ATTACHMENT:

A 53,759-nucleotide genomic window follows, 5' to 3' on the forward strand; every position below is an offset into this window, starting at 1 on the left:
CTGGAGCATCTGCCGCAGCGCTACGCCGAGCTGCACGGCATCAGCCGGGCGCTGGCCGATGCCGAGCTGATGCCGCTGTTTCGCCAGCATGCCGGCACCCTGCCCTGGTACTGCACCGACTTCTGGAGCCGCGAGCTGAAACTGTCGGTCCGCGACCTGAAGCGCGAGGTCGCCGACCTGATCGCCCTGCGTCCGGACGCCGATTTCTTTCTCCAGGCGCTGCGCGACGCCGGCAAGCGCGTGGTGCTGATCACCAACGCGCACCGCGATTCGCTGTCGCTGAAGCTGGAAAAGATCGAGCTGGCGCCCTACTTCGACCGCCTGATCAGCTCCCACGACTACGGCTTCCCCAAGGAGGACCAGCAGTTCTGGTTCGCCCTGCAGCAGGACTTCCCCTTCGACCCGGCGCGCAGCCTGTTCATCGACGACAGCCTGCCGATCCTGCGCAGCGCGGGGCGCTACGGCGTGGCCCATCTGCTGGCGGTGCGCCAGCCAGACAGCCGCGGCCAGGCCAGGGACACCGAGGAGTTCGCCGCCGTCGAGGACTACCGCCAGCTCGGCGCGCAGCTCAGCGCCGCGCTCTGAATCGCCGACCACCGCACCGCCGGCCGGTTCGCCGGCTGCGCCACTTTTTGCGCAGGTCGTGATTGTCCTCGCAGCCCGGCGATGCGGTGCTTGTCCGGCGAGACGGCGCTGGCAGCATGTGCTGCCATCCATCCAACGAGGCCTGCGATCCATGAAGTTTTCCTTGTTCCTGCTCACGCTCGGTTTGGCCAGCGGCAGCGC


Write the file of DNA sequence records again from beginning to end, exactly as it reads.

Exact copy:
A 53,759-nucleotide genomic window follows, 5' to 3' on the forward strand; every position below is an offset into this window, starting at 1 on the left:
CTGGAGCATCTGCCGCAGCGCTACGCCGAGCTGCACGGCATCAGCCGGGCGCTGGCCGATGCCGAGCTGATGCCGCTGTTTCGCCAGCATGCCGGCACCCTGCCCTGGTACTGCACCGACTTCTGGAGCCGCGAGCTGAAACTGTCGGTCCGCGACCTGAAGCGCGAGGTCGCCGACCTGATCGCCCTGCGTCCGGACGCCGATTTCTTTCTCCAGGCGCTGCGCGACGCCGGCAAGCGCGTGGTGCTGATCACCAACGCGCACCGCGATTCGCTGTCGCTGAAGCTGGAAAAGATCGAGCTGGCGCCCTACTTCGACCGCCTGATCAGCTCCCACGACTACGGCTTCCCCAAGGAGGACCAGCAGTTCTGGTTCGCCCTGCAGCAGGACTTCCCCTTCGACCCGGCGCGCAGCCTGTTCATCGACGACAGCCTGCCGATCCTGCGCAGCGCGGGGCGCTACGGCGTGGCCCATCTGCTGGCGGTGCGCCAGCCAGACAGCCGCGGCCAGGCCAGGGACACCGAGGAGTTCGCCGCCGTCGAGGACTACCGCCAGCTCGGCGCGCAGCTCAGCGCCGCGCTCTGAATCGCCGACCACCGCACCGCCGGCCGGTTCGCCGGCTGCGCCACTTTTTGCGCAGGTCGTGATTGTCCTCGCAGCCCGGCGATGCGGTGCTTGTCCGGCGAGACGGCGCTGGCAGCATGTGCTGCCATCCATCCAACGAGGCCTGCGATCCATGAAGTTTTCCTTGTTCCTGCTCACGCTCGGTTTGGCCAGCGGCAGCGC